A US Senate antitrust panel grilled T-Mobile US CEO John Legere and Sprint executive chairman Marcelo Claure about the impacts of a proposed merger, questioning whether the deal would yield consumer benefits and boost competition as the pair claim.
In a recent filing with the Federal Communications Commission (FCC), T-Mobile and Sprint said the deal will lower prices, create jobs, expand coverage and help the US lead the race to 5G. But politicians weren’t convinced.
During one exchange, Senator Amy Klobuchar noted the current four-player wireless market had not mounted a response to Sprint’s offer of unlimited service for $60 per month and asked: “If T-Mobile does not see the need to match Sprint’s lower pricing right now, why should we expect T-Mobile to offer lower pricing if the merger is approved?”
Jobs and prepaid
The panel also pressed Legere and Claure to respond to charges from critics, including the Communication Workers of America (CWA) trade union and Boost Mobile founder Peter Adderton, that the deal will result in job losses and reduce competition in the prepaid space.
Before the hearing, CWA stated the merger could result in more than 30,000 jobs being lost, and called on the operators to “make a binding agreement” to maintain staff numbers.
Legere acknowledged the company would eliminate redundant positions in its first year of operation, primarily in urban retail and corporate staffing, but insisted new positions in customer care, rural retail and broadband would more than offset those losses.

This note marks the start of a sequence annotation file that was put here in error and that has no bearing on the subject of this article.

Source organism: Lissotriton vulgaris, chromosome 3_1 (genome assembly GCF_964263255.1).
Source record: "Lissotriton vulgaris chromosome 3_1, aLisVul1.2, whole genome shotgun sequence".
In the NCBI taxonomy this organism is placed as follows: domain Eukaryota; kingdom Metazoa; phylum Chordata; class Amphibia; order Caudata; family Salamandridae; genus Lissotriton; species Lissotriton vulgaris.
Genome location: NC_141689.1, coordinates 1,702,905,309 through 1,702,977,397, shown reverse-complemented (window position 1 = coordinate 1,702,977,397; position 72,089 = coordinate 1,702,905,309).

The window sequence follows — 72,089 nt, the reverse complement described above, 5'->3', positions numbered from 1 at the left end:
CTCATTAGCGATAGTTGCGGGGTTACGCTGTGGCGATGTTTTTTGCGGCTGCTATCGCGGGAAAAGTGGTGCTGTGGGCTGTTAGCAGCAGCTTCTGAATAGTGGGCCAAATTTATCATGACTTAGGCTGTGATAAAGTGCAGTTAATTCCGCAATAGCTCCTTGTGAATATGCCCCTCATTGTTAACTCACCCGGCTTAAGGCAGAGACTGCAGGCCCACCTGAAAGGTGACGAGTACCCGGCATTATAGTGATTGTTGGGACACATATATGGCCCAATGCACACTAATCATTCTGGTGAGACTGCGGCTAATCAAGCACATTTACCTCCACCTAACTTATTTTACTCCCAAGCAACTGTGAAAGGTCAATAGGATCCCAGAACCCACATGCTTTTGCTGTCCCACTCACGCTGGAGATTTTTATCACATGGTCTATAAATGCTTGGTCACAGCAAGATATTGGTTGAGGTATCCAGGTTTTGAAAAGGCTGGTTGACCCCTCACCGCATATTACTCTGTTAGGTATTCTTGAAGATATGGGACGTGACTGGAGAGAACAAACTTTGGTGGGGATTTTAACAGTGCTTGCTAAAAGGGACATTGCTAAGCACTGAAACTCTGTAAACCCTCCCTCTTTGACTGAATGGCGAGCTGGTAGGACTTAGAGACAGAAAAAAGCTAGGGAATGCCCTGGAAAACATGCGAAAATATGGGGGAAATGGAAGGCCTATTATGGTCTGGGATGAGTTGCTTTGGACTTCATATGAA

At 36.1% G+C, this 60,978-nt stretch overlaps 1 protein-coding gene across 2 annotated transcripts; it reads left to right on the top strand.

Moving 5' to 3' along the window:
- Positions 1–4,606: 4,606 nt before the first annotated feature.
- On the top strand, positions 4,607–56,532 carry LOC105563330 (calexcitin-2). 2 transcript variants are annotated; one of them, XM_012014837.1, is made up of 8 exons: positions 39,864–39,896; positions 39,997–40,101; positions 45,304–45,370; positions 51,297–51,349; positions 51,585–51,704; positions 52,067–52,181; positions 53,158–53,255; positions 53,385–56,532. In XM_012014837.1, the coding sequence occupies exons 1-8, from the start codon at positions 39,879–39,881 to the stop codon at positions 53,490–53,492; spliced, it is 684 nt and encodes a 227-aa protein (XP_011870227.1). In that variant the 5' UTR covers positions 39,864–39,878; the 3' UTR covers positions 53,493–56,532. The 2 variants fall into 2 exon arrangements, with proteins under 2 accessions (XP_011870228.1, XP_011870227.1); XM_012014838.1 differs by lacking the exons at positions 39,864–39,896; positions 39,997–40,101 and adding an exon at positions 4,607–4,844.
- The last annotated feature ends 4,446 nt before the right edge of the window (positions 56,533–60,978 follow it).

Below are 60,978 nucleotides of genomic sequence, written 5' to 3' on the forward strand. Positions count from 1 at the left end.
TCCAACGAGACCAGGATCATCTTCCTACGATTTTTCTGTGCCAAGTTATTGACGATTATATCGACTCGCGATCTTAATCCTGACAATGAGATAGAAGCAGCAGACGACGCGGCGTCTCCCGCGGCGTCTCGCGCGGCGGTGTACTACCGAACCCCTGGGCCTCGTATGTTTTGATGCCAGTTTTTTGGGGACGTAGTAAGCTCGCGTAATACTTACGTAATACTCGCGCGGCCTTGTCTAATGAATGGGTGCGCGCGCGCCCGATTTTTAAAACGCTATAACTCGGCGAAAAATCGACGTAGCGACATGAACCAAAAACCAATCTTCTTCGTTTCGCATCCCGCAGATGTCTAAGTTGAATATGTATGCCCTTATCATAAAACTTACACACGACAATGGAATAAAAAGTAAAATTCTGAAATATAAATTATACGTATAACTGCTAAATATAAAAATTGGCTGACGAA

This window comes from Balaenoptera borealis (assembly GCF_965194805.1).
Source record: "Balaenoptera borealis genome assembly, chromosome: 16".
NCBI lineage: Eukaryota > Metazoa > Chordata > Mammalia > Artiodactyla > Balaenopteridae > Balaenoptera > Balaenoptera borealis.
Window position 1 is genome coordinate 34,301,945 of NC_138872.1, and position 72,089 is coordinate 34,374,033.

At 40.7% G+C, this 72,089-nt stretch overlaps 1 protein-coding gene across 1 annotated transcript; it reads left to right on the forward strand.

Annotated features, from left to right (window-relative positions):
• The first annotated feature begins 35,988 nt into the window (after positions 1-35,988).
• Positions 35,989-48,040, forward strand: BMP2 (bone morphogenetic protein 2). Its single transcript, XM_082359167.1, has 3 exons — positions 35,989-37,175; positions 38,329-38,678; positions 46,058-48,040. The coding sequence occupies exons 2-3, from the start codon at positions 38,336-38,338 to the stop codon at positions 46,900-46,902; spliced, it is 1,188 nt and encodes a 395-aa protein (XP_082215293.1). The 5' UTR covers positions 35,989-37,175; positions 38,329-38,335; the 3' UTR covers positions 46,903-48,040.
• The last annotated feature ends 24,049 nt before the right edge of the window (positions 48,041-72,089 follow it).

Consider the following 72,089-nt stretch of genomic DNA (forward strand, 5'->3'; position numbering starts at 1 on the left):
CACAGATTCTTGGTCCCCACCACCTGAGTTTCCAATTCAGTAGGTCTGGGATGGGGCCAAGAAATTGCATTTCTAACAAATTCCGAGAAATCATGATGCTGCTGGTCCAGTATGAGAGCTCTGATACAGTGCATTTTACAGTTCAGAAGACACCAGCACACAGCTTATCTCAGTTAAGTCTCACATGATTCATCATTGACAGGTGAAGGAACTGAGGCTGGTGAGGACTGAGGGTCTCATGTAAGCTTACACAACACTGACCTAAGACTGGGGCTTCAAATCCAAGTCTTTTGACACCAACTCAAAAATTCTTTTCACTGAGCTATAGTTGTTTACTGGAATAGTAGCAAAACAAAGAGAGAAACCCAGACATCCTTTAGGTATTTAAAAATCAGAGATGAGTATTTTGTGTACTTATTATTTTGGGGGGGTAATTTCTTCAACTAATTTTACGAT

The T-Mobile CEO also batted down concerns about prepaid competition, noting “we have not suggested any change, per se, in the MetroPCS, Boost and Virgin brands” in the wake of the deal. Claure added there is increasing parity between the prepaid and post paid markets, with similar pricing and devices offered in both segments.
“We plan for those prepaid customers to be among biggest beneficiaries” of the merger, Legere concluded.
The hearings came as the Department of Justice (DoJ) and FCC weigh whether or not to wave the deal on. While the Senate committee doesn’t have a direct say in the approval, it can forward key concerns or supportive evidence to the DoJ, which wields the deciding power.